The drought is officially over for all South Carolina counties. The S.C. Drought Response Committee removed the incipient declaration for 9 counties Wednesday.
According to DNR, much of the state, 150 percent to 300 percent of normal rainfall over the past two months. According to Hope Mizzell, S.C. State Climatologist, the wet pattern this fall was just what was needed to saturate the ground and jump start refilling and recharging our lakes and groundwater. Some areas of the State such as Walhalla reported the wettest fall on record receiving 27.65 inches,amounting to 14.8 inches above normal.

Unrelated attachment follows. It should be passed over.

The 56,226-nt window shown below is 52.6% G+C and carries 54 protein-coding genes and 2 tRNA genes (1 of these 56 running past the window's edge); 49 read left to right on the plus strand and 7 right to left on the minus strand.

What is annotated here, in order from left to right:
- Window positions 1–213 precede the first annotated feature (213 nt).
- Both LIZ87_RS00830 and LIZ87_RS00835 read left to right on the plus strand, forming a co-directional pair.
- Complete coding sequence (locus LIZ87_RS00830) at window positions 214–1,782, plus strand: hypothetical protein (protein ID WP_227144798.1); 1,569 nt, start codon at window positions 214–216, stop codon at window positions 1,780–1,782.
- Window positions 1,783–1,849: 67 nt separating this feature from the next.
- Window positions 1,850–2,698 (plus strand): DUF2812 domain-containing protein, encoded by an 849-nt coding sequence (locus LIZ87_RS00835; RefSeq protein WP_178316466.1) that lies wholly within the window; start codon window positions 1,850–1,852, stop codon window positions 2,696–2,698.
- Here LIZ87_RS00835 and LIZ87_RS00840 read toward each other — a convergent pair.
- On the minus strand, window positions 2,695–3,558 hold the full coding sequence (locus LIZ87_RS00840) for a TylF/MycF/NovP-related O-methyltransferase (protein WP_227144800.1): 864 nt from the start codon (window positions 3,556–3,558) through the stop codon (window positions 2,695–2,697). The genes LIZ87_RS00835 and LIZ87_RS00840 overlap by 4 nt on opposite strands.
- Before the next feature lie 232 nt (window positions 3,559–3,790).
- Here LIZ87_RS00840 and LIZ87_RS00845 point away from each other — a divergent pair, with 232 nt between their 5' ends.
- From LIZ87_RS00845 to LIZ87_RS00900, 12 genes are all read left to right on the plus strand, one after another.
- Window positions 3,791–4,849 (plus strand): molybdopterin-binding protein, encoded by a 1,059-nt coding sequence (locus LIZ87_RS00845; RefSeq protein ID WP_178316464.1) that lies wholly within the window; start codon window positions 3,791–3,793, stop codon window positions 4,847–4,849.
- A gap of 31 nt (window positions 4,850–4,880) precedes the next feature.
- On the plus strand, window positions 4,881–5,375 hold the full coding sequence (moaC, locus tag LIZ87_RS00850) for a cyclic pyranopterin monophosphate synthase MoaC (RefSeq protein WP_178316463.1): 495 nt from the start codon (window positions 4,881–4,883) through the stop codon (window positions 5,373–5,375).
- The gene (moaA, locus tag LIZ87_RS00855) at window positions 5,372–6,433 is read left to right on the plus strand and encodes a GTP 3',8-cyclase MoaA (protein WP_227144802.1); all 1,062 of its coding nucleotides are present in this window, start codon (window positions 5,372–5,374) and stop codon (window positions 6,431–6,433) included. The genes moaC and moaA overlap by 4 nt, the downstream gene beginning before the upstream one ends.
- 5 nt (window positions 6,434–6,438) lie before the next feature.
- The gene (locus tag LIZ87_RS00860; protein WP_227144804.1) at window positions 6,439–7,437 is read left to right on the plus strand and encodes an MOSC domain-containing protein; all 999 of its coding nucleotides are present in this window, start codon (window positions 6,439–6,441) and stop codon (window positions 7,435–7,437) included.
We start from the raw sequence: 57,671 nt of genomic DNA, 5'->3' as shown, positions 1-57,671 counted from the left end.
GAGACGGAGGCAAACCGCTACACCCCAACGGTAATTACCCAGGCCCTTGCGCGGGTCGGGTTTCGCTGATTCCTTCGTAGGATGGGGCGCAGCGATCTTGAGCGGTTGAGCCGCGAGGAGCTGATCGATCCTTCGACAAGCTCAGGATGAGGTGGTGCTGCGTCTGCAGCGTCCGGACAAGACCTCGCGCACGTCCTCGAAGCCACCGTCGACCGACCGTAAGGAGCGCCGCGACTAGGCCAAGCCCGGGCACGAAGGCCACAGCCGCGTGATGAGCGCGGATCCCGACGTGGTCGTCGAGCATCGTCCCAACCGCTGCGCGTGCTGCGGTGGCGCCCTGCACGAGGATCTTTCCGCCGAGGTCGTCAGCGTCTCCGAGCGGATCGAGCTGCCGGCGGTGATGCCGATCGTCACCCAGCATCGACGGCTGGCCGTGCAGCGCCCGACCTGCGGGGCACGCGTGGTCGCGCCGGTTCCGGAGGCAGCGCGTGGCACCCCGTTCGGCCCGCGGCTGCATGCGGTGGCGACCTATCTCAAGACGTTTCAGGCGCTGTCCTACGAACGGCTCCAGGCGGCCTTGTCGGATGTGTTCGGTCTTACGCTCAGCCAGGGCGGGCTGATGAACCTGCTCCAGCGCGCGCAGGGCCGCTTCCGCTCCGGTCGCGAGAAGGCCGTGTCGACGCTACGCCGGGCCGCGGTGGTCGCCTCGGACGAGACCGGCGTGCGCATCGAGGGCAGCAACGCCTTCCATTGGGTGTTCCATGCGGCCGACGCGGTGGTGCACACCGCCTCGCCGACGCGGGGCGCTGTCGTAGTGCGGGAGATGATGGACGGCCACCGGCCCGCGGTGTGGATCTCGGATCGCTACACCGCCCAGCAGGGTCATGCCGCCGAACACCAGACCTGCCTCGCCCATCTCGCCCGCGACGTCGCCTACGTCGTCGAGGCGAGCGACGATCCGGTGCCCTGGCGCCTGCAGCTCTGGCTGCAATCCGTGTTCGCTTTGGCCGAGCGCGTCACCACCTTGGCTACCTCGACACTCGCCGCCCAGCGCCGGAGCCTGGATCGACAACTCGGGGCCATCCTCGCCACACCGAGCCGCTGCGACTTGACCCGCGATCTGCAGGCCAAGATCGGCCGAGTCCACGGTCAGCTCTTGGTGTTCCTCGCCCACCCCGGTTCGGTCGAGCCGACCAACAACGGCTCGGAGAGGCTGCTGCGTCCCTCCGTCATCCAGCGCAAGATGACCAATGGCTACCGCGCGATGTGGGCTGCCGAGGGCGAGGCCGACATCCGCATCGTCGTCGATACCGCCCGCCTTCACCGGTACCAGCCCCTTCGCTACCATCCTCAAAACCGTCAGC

The wet pattern is expected to continue based on NOAA’s long-range projections. According to Mark Malsick, S.C. State Climatology Office Severe Weather Liaison, “The current El Nino pattern has established an active, productive storm track over the southern US that will continue to deliver rainfall events to South Carolina every four to five days. This southerly track allows storms to tap into abundant warm moist Gulf of Mexico air. This warm moist air increases the chances for State-wide precipitation, and also intensifies the passing storms, which ensures even more rainfall per storm. The long range computer models continue to advertise this wet early winter trend through January.”